HERE IS SOMETHING you don’t know about Norman Bates if you have seen the movie but not read the book:
- Along with his collection of pornography, he owns copies of A New Model of the Universe, The Extension of Consciousness, and Dimension and Being.
Something you don’t know about Sam Loomis, Marion’s boyfriend:
- In the back room of his hardware store, he keeps a tiny FM radio to listen to classical music. (“But there was no one in Fairvale who would recognize either the music itself or the miracle of its coming.”)
Something you don’t know about Marion Crane (Mary Crane in the book):
- Lowery, the man from who she stole the $40,000, once tossed a hundred dollar bill on her desk and suggested she take a little trip with him to Dallas (“three days’ rental privileges of the body of Mary Crane”). She did not do it.
The Book (1959)
Poor Robert Bloch. His agent sold the movie rights to PSYCHO for $9000. After the publisher, the agent, and the IRS took their share, Bloch got about $5000. For comparison, Bernard Herrmann was paid $34,501 to score the movie; Saul Bass, $3000 to design the title sequence.
It was a blind bid. Bloch and his agent did not know until too late that the buyer was Alfred Hitchcock.
Bloch writes in a monotone: everyone sounds like everyone else. (The exception is Norman Bates, for whom Bloch writes long interior monologues.) But the novel enjoyed good sales and good reviews, and won a major prize in 1960 from the Mystery Writers of America. It has slipped down in status to cheap pulp, a status it doesn’t quite deserve.
Its theme is the unknowability of another human being. This is Sam speculating about Marion:
Once you admitted to yourself that you didn’t really know how another person’s mind operated, then you came up against the ultimate admission—anything was possible.
The Movie (1960)
The movie and the book have the same plot. Even that peculiar coda in the mental institution came from the book, although in the book Sam talks about a conversation he had with the psychiatrist, and in the movie, the psychiatrist speaks for himself. Both book and movie have the same last line: “Why, she wouldn’t even harm a fly.”
However, Hitchcock and screenwriter Joseph Stefano made two big changes relating to the characters:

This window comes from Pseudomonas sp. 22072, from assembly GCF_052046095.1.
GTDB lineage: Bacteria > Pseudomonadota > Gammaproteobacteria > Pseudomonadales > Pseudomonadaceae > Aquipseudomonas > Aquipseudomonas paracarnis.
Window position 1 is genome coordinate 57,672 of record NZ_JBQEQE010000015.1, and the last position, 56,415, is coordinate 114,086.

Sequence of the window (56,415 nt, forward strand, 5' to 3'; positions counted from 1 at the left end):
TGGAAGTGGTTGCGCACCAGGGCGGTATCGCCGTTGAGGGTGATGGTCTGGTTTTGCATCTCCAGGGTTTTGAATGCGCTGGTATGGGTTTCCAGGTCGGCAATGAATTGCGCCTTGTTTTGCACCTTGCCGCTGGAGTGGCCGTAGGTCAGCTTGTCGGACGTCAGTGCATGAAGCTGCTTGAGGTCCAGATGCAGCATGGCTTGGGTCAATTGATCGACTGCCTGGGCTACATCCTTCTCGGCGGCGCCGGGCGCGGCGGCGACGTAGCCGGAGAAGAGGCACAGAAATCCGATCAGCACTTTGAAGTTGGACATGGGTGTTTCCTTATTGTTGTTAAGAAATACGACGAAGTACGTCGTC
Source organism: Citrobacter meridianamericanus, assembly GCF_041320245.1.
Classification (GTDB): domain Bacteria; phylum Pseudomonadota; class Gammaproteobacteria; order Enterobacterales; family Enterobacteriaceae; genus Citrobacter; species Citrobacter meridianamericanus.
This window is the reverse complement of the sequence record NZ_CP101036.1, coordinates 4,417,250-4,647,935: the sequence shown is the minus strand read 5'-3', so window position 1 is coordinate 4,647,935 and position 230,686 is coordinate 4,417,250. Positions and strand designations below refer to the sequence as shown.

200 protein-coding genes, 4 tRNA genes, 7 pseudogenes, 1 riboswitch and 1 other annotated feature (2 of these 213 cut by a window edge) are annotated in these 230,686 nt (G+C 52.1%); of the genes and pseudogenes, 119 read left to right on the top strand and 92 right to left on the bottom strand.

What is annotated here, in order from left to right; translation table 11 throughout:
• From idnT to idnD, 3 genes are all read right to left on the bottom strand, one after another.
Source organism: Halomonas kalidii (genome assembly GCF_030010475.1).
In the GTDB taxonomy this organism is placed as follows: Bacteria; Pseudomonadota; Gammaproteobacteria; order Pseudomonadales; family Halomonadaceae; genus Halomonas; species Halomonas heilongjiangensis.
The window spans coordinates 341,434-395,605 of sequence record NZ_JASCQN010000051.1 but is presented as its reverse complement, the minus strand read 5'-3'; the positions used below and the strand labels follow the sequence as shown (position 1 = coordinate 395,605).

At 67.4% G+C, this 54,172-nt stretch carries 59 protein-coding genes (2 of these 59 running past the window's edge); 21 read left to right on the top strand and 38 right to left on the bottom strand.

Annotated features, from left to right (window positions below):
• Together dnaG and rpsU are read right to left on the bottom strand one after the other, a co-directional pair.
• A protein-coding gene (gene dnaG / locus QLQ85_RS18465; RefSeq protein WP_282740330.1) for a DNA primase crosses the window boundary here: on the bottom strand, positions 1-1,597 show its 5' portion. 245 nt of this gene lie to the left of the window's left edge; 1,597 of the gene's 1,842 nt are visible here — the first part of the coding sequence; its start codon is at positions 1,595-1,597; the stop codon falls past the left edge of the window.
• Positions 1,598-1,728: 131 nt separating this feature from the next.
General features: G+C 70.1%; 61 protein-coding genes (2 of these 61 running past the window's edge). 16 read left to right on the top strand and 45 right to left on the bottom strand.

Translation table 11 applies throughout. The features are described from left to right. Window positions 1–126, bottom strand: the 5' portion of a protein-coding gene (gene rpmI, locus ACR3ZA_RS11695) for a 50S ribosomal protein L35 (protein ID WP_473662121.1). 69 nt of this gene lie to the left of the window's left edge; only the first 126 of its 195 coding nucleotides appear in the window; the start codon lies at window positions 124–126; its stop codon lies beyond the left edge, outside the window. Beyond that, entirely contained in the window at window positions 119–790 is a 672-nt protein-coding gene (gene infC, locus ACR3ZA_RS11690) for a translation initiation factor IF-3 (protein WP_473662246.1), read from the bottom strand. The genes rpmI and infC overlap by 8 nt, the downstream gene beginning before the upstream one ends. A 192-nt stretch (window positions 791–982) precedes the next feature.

- They made Norman Bates young and handsome rather than middle-aged and fat.
- They turned up the heat under the relationship between Marion and Sam. That opening scene with them in the hotel room is not in the book—one of few places where the movie veers away.
That Shower Scene
The shower scene is not a Hitchcock invention. Marion’s death comes at the same early, disorienting point in both book and movie—and in more or less the same way.
A difference: in the book, Norman cuts off Marion’s head. As we all know, Hitchcock didn’t play it that way.
Another difference: Hitchcock waited, proportionately, almost twice as long as Bloch did to kill her off. In the 175-page paperback copy, the murder occurs on page 41. In the 109-minute movie, the murder occurs 47 minutes in.
Genius vs Talent
The scene where Marion sells her car shows the difference between Hitchcock and Bloch.
In the movie this scene is tense. When Marion’s frightened, defensive behavior makes a highway trooper suspicious and he follows her to the used car lot, his presence symbolizes her guilty conscience. It is at that point that she starts to regret stealing the money. This scene sets up the later one at the motel when she decides to abandon her plan and go back to Phoenix.
Bloch handles this scene dismissively, in a single paragraph. Marion does not appear nervous or frightened. No trooper follows her. There is no emotional payoff. As if bored by the whole thing, Bloch has her trade her car not once, but three times in that single paragraph.
I wonder what Hitchcock saw in the novel. In his book Alfred Hitchcock and the Making of Psycho, Stephen Rebello offers various explanations. Hitchcock owed Universal a picture and thought PSYCHO would get the commitment out of the way quickly and cheaply. Hitchcock had competitors who were making scary, successful movies on small budgets and he wanted to show them he could, too.
Rebello speculates that “the fifty-nine-year old suspense maestro felt bullied by his brilliant present and past.”
Lindsay Edmunds blogs about robots, writing, life in southwestern Pennsylvania, and sometimes books and movies at Writer’s Rest. She is the author of a novel about love in the age of artificial intelligence: Cel & Anna.